How good are the examination findings in predicting the chest radiographic abnormalities amongst children with LRTI?


  • Ishank Goel Department of Pediatrics, Jawaharlal Nehru Medical College, Sawangi (Meghe), Wardha, Maharashtra, India
  • Anjali Kher Department of Pediatrics, Jawaharlal Nehru Medical College, Sawangi (Meghe), Wardha, Maharashtra, India
  • Jayant Vagha Department of Pediatrics, Jawaharlal Nehru Medical College, Sawangi (Meghe), Wardha, Maharashtra, India



Acute lower respiratory tract infections, Decreased breathe sounds, Retractions, Tachypnea, X-ray


Background: Acute lower respiratory tract infections are an important cause of mortality and morbidity in children below five years of age. Plain chest radiograph remains the most accessible and commonly used radiological tool. The present study is thus designed to clinically evaluate children with pneumonia, to identify the risk factors and correlate them with the X-ray findings.

Methods: Our study was an observational and Analytical study. A total of 250 patients from the age group of 2 months to 5 years, admitted in paediatrics wards with respiratory complaints suggestive of involvement of lower respiratory tract whose X-rays were done were included in our study. All the patients were examined by the clinical experts every day and the findings were being confirmed by at least two experts. Radiologists/residents in the department made the first assessment during their daily practice through online database. The radiologist, who was not informed about the results of the first assessment, re-examined the radiographs. X-ray findings were then compared with clinical features.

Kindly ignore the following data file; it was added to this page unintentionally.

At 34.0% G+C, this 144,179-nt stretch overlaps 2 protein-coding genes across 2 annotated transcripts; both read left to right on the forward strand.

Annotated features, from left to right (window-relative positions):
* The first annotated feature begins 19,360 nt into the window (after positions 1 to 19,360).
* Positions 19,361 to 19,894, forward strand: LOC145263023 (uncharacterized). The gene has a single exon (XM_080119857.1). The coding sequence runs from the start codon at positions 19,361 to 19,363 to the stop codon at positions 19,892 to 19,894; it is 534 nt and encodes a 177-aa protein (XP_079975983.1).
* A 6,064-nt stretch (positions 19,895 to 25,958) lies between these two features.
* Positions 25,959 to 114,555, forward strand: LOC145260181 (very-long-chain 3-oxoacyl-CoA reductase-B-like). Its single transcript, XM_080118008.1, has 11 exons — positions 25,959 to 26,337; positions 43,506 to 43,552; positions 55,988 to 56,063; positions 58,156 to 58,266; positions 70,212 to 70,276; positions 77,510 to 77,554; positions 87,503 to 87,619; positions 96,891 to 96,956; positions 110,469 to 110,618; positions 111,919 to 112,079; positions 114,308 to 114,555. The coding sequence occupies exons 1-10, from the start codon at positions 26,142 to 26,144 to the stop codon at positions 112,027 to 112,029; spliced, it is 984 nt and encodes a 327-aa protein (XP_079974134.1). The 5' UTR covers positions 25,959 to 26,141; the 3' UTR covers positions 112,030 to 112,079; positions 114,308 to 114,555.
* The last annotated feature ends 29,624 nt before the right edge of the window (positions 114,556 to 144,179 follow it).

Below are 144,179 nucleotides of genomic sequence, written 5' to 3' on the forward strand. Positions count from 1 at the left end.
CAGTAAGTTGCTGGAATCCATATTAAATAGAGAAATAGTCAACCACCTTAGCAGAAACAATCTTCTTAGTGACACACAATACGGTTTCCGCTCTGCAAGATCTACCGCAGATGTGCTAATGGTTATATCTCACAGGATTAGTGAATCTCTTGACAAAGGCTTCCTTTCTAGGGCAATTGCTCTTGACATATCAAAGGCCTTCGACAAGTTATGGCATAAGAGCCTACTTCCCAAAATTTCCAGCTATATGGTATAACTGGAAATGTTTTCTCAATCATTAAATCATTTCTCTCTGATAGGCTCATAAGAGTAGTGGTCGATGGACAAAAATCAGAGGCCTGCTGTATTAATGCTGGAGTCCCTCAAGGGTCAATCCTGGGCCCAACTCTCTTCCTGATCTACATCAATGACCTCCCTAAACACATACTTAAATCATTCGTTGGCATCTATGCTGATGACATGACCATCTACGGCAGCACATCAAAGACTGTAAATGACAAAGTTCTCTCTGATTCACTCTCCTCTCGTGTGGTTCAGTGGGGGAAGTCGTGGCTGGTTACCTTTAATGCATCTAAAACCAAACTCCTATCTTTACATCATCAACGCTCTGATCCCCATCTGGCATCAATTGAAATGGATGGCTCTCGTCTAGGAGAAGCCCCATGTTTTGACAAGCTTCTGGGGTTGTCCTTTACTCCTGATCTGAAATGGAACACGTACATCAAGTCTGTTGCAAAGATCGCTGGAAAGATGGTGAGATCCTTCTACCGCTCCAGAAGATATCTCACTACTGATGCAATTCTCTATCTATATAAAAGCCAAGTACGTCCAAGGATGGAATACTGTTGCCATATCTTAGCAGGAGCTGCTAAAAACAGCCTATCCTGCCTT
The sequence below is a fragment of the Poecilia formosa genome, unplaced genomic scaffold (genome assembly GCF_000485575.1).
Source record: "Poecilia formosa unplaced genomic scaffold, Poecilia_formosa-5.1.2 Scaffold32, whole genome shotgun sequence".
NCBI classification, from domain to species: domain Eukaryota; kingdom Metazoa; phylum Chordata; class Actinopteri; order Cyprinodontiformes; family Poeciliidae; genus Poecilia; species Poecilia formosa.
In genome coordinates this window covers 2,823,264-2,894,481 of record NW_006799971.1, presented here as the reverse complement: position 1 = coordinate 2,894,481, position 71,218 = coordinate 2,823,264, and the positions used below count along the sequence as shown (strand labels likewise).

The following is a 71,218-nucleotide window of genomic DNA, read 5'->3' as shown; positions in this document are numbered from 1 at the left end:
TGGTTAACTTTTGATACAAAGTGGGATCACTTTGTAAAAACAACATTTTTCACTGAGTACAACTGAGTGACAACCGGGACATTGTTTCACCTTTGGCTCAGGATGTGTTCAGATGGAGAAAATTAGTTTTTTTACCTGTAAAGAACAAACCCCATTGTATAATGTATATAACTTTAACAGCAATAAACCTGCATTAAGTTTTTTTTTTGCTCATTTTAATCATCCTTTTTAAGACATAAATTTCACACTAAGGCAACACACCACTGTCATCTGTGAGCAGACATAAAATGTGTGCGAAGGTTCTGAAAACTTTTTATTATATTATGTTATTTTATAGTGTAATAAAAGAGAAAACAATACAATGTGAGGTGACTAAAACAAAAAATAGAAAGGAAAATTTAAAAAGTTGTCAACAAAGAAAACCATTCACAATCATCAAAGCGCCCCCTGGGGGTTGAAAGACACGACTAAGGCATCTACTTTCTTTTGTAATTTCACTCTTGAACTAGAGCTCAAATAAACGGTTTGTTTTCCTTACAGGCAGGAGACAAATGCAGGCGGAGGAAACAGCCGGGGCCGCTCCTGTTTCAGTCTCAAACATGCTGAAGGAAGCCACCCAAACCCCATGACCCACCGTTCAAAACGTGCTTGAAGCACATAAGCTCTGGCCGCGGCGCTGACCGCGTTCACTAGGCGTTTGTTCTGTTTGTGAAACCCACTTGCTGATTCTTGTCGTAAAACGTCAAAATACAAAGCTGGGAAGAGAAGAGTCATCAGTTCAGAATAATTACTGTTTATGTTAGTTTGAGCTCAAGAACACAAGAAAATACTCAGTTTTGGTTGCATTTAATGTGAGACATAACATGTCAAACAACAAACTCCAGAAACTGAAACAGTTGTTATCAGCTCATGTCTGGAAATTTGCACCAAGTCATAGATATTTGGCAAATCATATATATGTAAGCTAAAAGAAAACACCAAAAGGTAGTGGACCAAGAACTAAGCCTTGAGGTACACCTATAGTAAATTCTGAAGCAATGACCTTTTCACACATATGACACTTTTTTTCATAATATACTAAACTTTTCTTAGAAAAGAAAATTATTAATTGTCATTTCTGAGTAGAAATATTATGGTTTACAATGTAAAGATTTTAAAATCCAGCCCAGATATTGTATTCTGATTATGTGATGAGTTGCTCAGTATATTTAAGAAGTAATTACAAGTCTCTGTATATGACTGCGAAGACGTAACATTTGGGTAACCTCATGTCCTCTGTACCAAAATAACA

Results: Out of 250 children, 137 patients had normal radiographs and 113 had abnormal radiographs. Pallor, intercostal retractions, subcostal retractions, grunt, nasal flaring, decreased breath sounds and crepts had a sensitivity of 80.53%, 84.07%, 76.99%, 70.80%, 76.99%, 73.45%, 62.83% and specificity of 30.66%, 35.77%, 67.88%, 82.48%, 36.50%, 88.32%, 49.64% respectively, in predicting the chest X-ray abnormalities in LRTI.

Conclusions: Tachypnea, pallor, retractions, grunt, nasal flaring, decreased breath sounds and crepitations were the main indicators of ALRI confirmed by X-ray. Inspection and Auscultation were two more important pillars of Respiratory system examination in children, where we could predict abnormal X-ray findings. 


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